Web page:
For me creativity, specifically design or making is about form and/or analysis, visuals/sensory/tactile plus problem solving. The duality creates tension, like that between rest plus freedom plus play and tension plus time plus restriction. There’s a sweet spot between all these things that makes me feel satisfied. I’m used to coming to the sweet spot organically from having a lot of time in my life devoted to making, whether that be at school or at work. Now the space and time where I make is my home and the part of my brain and life that is home – where my girlfriend is, where dinner is, where friends are, where books are. Making is now in competition, and if not in competition , instead of all of these other things that comprise my home brain. Urban planners talk about third places, places that are not where you work or where you live. So maybe now, as we all have a million side projects and work outside of work, we are creating an imaginary fourth space overlaid on all of these places that we access through our states of mind and actions. It’s not like walking into a studio or office or devoted space. It’s creating a place in your everyday life. Fourth place is like the room of requirement at Hogwarts.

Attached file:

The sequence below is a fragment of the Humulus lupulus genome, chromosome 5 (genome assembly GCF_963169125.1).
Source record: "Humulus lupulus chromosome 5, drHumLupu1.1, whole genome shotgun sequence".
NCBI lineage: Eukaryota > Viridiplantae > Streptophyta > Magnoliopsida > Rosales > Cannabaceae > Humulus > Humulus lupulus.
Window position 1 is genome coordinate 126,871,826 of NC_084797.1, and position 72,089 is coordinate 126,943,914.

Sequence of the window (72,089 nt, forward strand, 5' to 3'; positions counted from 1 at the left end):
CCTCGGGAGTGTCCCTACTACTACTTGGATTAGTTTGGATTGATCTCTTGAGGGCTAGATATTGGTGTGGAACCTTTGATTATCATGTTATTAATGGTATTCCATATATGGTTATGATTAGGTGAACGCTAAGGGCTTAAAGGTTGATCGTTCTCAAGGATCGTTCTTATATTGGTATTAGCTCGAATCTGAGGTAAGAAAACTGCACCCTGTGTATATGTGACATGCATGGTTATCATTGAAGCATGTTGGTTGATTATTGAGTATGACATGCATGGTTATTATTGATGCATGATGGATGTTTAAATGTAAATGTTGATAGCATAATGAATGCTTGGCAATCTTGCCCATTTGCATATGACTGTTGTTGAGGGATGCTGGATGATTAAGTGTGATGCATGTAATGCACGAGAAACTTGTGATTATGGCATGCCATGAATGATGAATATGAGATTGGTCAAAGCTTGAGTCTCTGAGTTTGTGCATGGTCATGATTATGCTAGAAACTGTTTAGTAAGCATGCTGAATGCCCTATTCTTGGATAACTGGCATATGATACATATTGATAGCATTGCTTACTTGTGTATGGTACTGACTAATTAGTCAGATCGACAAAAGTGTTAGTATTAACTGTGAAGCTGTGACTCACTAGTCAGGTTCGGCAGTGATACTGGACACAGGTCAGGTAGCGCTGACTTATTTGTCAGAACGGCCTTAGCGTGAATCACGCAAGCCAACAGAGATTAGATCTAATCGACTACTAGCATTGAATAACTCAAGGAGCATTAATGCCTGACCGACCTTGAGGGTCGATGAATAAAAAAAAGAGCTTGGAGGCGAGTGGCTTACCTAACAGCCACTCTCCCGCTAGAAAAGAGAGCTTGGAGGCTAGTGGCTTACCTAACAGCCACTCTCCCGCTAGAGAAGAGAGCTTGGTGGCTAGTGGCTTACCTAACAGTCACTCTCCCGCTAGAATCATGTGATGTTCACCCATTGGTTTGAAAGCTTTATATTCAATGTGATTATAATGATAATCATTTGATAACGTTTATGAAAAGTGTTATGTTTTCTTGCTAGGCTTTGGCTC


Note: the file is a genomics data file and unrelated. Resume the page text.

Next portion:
Choose people. Work will always be there and it will never love you back. Good feelings from work are cool but unstable and there will always be a next thing. More goals and to do’s fill up where you check them off your list. I am lucky to have many amazing supportive people in my life and feel so affirmed by them. They inspire me constantly to be creative and expressive but also, to honor my feelings and do what feels right for me.